MELBOURNE, Fla. (December 12, 2019) – As reported in an online news article published by, 10 students and one adult woman were arrested on various charges following a fight at a Florida high school. The fight started between two girls and quickly escalated into a large brawl.

According to local police, officers were attempting to break up a fistfight between two female students when one of the students assaulted a school resource officer. Shortly after that, other students began fighting. Police believe that the other students were friends/associates of the two girls that were fighting. Four separate law enforcement agencies worked collectively to alleviate the situation at the high school.

The 10 students involved in the brawl were arrested on various criminal charges, which include, but may not be limited to, resisting arrest, disrupting school functions, and battery on a law enforcement officer. One adult, a female parent, was also arrested for failing to leave the high school property. Additional students and parents present at the scene were released by police. Reports indicate that nobody was injured from the fight.

Battery on a Law Enforcement Officer Under Florida Law

When crimes involve harm to public officials and law enforcement officers, the penalties for conviction of the crimes they have allegedly committed are often enhanced from the same crimes that do not involve harm to public officials or law enforcement officers. Under Florida Statute Section 784.07, a person may be charged with battery on a law enforcement officer if he or she unlawfully touches any law enforcement officer. A conviction carries potential jail time of up to five years, and the crime is aggressively prosecuted. As such, even individuals with no criminal history may find themselves in jail for a substantial amount of time.

Prosecutors must prove all elements of the crime of battery on a law enforcement officer to seek conviction of an individual. Such elements of the crime include the following:

  • The accused individual intentionally touches, strikes, or causes bodily harm to a law enforcement officer against the officer’s will.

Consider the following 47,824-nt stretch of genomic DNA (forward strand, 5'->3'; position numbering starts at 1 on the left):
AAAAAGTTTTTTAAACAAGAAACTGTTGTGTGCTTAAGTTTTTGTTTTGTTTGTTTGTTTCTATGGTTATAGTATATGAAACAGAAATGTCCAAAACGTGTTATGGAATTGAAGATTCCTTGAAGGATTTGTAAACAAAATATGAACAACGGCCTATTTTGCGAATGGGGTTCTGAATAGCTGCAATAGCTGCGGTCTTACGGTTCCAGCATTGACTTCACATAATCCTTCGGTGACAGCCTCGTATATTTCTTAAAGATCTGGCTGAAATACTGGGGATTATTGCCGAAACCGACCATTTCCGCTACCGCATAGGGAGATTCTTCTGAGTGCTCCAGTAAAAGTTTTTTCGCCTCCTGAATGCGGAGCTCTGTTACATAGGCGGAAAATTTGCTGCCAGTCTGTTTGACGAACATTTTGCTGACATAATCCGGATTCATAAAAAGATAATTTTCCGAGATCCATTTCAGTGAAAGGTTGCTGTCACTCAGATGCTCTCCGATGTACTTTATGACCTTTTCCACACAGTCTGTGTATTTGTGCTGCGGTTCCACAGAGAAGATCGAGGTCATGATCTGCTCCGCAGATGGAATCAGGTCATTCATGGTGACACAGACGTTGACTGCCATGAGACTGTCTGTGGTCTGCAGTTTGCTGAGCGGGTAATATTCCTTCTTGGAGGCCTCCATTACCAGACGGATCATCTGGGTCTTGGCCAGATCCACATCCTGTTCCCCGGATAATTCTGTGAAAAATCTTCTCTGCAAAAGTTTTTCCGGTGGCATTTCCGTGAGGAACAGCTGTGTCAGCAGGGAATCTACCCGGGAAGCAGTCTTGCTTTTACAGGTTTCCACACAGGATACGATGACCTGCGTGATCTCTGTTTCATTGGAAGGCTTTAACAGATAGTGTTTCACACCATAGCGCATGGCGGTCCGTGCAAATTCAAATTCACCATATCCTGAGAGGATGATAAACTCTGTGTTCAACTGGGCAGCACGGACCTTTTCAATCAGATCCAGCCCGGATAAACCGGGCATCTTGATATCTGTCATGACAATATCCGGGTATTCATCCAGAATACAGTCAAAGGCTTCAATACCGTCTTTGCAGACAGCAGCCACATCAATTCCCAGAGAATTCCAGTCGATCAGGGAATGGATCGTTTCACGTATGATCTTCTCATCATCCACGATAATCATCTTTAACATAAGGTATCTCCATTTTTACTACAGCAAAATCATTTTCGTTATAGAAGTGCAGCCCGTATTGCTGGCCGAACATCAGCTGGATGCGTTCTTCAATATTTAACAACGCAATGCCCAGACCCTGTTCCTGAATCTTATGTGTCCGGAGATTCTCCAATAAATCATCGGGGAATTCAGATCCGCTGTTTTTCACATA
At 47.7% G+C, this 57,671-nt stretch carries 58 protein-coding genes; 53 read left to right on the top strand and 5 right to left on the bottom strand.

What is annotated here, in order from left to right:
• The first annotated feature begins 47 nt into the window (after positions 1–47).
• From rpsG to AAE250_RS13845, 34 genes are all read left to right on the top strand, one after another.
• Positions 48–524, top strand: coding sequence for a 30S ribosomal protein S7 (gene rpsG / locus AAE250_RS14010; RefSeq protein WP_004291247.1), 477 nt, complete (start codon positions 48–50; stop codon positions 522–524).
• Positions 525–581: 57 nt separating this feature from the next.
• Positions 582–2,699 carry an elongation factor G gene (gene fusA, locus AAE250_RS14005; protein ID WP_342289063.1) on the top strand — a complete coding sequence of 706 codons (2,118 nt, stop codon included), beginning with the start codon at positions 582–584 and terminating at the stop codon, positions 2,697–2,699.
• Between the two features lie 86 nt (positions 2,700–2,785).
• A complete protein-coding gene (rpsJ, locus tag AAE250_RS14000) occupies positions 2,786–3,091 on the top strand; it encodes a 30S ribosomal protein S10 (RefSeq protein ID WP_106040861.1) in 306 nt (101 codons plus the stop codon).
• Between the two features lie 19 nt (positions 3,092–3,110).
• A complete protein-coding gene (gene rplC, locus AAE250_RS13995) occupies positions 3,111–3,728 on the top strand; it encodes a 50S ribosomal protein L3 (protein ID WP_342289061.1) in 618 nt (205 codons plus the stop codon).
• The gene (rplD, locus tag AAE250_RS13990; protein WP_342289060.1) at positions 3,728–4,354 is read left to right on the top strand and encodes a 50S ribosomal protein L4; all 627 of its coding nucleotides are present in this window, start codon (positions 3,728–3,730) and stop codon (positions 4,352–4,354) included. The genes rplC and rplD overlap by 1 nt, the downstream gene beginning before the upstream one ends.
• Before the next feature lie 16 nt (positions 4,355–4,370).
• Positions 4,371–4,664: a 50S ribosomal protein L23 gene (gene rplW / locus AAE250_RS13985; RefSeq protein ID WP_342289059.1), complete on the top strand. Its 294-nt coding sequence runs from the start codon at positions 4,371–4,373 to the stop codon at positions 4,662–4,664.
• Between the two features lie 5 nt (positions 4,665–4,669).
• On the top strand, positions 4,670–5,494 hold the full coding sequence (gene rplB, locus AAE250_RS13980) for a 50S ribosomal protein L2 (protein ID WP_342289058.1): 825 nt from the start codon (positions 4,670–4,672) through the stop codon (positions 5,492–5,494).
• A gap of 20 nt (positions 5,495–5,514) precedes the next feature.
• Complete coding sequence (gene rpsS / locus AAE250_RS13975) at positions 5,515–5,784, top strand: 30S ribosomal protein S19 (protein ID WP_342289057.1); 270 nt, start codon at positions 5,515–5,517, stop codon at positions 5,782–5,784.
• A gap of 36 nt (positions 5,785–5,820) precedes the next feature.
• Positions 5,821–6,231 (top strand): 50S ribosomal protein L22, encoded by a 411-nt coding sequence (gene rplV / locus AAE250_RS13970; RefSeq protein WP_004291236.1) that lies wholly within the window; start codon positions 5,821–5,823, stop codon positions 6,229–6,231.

• The accused individual has knowledge that the alleged victim is a law enforcement officer; and
  • The law enforcement officer was engaged in the lawful performance of his/her duties at the time of the alleged battery.

Under the statute, the term “law enforcement officer” encompasses a large group of professionals, including the following:

  • Police officers;
  • Correctional officers;
  • Correctional probation officers;
  • Auxiliary law enforcement officers;
  • Auxiliary correctional officers;
  • County probation officers;
  • Employees or agents of the Department of Corrections who provides services to inmates;
  • Officer of the Florida Commission on Offender Review;
  • Federal law enforcement officers;
  • Law enforcement personnel of the Fish and Wildlife Conservation Commission;
  • Law enforcement personnel of the Florida Commission on Offender Review;
  • Law enforcement personnel of the Department of Environmental Protection; and
  • Law enforcement personnel of the Department of Law Enforcement.

Florida law also considers the following professionals to be protected and on the same footing as law enforcement officers:

  • Public transit employees or agents;
  • Firefighters;
  • Emergency medical care providers; and
  • Other specified officers.